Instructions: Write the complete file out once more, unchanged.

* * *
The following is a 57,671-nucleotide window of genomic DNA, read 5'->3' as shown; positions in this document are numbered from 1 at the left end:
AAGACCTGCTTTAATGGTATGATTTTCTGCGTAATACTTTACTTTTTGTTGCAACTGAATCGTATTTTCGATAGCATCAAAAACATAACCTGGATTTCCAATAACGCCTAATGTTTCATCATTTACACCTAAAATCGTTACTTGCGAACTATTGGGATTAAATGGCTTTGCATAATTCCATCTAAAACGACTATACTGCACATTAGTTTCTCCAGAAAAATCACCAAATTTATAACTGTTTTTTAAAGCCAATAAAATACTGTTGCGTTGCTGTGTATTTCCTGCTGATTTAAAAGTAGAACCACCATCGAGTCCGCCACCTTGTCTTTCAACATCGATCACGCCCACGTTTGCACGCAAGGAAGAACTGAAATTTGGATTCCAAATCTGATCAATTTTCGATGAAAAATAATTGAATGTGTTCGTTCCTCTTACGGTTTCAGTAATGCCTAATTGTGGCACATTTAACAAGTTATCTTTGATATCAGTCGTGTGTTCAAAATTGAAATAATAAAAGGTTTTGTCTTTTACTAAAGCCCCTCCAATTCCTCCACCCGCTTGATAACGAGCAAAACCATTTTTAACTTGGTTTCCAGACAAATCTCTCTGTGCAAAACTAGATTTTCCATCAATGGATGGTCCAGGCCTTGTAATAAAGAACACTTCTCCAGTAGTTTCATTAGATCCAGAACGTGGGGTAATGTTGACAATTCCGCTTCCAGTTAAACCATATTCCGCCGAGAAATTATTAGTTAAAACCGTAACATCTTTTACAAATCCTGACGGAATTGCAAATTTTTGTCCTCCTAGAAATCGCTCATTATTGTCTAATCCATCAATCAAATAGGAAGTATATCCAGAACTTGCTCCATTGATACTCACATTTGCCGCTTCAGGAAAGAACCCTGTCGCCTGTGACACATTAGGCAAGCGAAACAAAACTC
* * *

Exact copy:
The following is a 57,671-nucleotide window of genomic DNA, read 5'->3' as shown; positions in this document are numbered from 1 at the left end:
AAGACCTGCTTTAATGGTATGATTTTCTGCGTAATACTTTACTTTTTGTTGCAACTGAATCGTATTTTCGATAGCATCAAAAACATAACCTGGATTTCCAATAACGCCTAATGTTTCATCATTTACACCTAAAATCGTTACTTGCGAACTATTGGGATTAAATGGCTTTGCATAATTCCATCTAAAACGACTATACTGCACATTAGTTTCTCCAGAAAAATCACCAAATTTATAACTGTTTTTTAAAGCCAATAAAATACTGTTGCGTTGCTGTGTATTTCCTGCTGATTTAAAAGTAGAACCACCATCGAGTCCGCCACCTTGTCTTTCAACATCGATCACGCCCACGTTTGCACGCAAGGAAGAACTGAAATTTGGATTCCAAATCTGATCAATTTTCGATGAAAAATAATTGAATGTGTTCGTTCCTCTTACGGTTTCAGTAATGCCTAATTGTGGCACATTTAACAAGTTATCTTTGATATCAGTCGTGTGTTCAAAATTGAAATAATAAAAGGTTTTGTCTTTTACTAAAGCCCCTCCAATTCCTCCACCCGCTTGATAACGAGCAAAACCATTTTTAACTTGGTTTCCAGACAAATCTCTCTGTGCAAAACTAGATTTTCCATCAATGGATGGTCCAGGCCTTGTAATAAAGAACACTTCTCCAGTAGTTTCATTAGATCCAGAACGTGGGGTAATGTTGACAATTCCGCTTCCAGTTAAACCATATTCCGCCGAGAAATTATTAGTTAAAACCGTAACATCTTTTACAAATCCTGACGGAATTGCAAATTTTTGTCCTCCTAGAAATCGCTCATTATTGTCTAATCCATCAATCAAATAGGAAGTATATCCAGAACTTGCTCCATTGATACTCACATTTGCCGCTTCAGGAAAGAACCCTGTCGCCTGTGACACATTAGGCAAGCGAAACAAAACTC